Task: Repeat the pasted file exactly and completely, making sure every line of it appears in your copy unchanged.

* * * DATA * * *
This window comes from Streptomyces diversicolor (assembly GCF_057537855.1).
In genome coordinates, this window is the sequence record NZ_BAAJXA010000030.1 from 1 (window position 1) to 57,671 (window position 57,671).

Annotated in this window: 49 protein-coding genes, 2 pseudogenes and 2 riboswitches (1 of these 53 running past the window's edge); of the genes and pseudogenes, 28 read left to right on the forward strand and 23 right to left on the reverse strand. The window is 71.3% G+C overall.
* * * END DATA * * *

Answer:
This window comes from Streptomyces diversicolor (assembly GCF_057537855.1).
In genome coordinates, this window is the sequence record NZ_BAAJXA010000030.1 from 1 (window position 1) to 57,671 (window position 57,671).

Annotated in this window: 49 protein-coding genes, 2 pseudogenes and 2 riboswitches (1 of these 53 running past the window's edge); of the genes and pseudogenes, 28 read left to right on the forward strand and 23 right to left on the reverse strand. The window is 71.3% G+C overall.